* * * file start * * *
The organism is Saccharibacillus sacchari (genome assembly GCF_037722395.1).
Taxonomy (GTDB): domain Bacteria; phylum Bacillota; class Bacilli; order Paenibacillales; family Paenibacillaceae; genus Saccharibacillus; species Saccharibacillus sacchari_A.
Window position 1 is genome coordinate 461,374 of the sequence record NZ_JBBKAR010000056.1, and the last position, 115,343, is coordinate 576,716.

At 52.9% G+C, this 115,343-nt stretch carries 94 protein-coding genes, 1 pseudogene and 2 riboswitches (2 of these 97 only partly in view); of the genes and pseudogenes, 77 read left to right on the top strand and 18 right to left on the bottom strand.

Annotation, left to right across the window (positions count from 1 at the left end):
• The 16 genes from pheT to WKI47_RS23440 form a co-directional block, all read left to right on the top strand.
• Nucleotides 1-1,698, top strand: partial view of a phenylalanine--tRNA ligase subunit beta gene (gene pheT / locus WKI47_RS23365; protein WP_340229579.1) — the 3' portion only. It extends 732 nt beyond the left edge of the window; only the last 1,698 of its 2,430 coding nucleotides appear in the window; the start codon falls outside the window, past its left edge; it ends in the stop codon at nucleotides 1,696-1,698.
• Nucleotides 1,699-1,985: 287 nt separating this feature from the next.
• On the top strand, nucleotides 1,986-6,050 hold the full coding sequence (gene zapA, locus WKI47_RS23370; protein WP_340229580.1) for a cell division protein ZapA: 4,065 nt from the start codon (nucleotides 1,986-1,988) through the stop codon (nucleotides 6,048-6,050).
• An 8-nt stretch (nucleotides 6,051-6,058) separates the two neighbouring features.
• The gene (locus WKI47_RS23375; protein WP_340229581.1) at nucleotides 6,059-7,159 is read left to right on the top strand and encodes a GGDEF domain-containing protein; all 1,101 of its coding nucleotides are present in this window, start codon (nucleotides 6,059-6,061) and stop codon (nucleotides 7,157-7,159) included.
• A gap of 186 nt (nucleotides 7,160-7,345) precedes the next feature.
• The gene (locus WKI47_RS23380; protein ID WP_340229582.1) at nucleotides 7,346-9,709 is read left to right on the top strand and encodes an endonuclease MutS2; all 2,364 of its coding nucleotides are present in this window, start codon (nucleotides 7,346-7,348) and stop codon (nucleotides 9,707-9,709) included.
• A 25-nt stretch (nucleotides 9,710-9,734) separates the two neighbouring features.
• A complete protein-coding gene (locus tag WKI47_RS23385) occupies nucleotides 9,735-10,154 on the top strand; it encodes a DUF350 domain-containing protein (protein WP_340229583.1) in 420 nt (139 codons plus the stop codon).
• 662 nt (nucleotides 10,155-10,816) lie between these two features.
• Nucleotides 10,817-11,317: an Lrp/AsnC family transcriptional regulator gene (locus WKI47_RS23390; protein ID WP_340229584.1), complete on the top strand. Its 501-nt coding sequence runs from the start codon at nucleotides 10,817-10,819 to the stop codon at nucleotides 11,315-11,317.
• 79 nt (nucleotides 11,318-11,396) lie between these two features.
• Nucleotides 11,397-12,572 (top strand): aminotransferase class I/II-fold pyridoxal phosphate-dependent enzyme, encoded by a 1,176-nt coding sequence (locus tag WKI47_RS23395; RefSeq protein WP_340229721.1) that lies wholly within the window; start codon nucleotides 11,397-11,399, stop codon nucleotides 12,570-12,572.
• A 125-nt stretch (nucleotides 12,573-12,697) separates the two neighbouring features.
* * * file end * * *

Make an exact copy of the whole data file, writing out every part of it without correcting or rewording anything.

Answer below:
The organism is Saccharibacillus sacchari (genome assembly GCF_037722395.1).
Taxonomy (GTDB): domain Bacteria; phylum Bacillota; class Bacilli; order Paenibacillales; family Paenibacillaceae; genus Saccharibacillus; species Saccharibacillus sacchari_A.
Window position 1 is genome coordinate 461,374 of the sequence record NZ_JBBKAR010000056.1, and the last position, 115,343, is coordinate 576,716.

At 52.9% G+C, this 115,343-nt stretch carries 94 protein-coding genes, 1 pseudogene and 2 riboswitches (2 of these 97 only partly in view); of the genes and pseudogenes, 77 read left to right on the top strand and 18 right to left on the bottom strand.

Annotation, left to right across the window (positions count from 1 at the left end):
• The 16 genes from pheT to WKI47_RS23440 form a co-directional block, all read left to right on the top strand.
• Nucleotides 1-1,698, top strand: partial view of a phenylalanine--tRNA ligase subunit beta gene (gene pheT / locus WKI47_RS23365; protein WP_340229579.1) — the 3' portion only. It extends 732 nt beyond the left edge of the window; only the last 1,698 of its 2,430 coding nucleotides appear in the window; the start codon falls outside the window, past its left edge; it ends in the stop codon at nucleotides 1,696-1,698.
• Nucleotides 1,699-1,985: 287 nt separating this feature from the next.
• On the top strand, nucleotides 1,986-6,050 hold the full coding sequence (gene zapA, locus WKI47_RS23370; protein WP_340229580.1) for a cell division protein ZapA: 4,065 nt from the start codon (nucleotides 1,986-1,988) through the stop codon (nucleotides 6,048-6,050).
• An 8-nt stretch (nucleotides 6,051-6,058) separates the two neighbouring features.
• The gene (locus WKI47_RS23375; protein WP_340229581.1) at nucleotides 6,059-7,159 is read left to right on the top strand and encodes a GGDEF domain-containing protein; all 1,101 of its coding nucleotides are present in this window, start codon (nucleotides 6,059-6,061) and stop codon (nucleotides 7,157-7,159) included.
• A gap of 186 nt (nucleotides 7,160-7,345) precedes the next feature.
• The gene (locus WKI47_RS23380; protein ID WP_340229582.1) at nucleotides 7,346-9,709 is read left to right on the top strand and encodes an endonuclease MutS2; all 2,364 of its coding nucleotides are present in this window, start codon (nucleotides 7,346-7,348) and stop codon (nucleotides 9,707-9,709) included.
• A 25-nt stretch (nucleotides 9,710-9,734) separates the two neighbouring features.
• A complete protein-coding gene (locus tag WKI47_RS23385) occupies nucleotides 9,735-10,154 on the top strand; it encodes a DUF350 domain-containing protein (protein WP_340229583.1) in 420 nt (139 codons plus the stop codon).
• 662 nt (nucleotides 10,155-10,816) lie between these two features.
• Nucleotides 10,817-11,317: an Lrp/AsnC family transcriptional regulator gene (locus WKI47_RS23390; protein ID WP_340229584.1), complete on the top strand. Its 501-nt coding sequence runs from the start codon at nucleotides 10,817-10,819 to the stop codon at nucleotides 11,315-11,317.
• 79 nt (nucleotides 11,318-11,396) lie between these two features.
• Nucleotides 11,397-12,572 (top strand): aminotransferase class I/II-fold pyridoxal phosphate-dependent enzyme, encoded by a 1,176-nt coding sequence (locus tag WKI47_RS23395; RefSeq protein WP_340229721.1) that lies wholly within the window; start codon nucleotides 11,397-11,399, stop codon nucleotides 12,570-12,572.
• A 125-nt stretch (nucleotides 12,573-12,697) separates the two neighbouring features.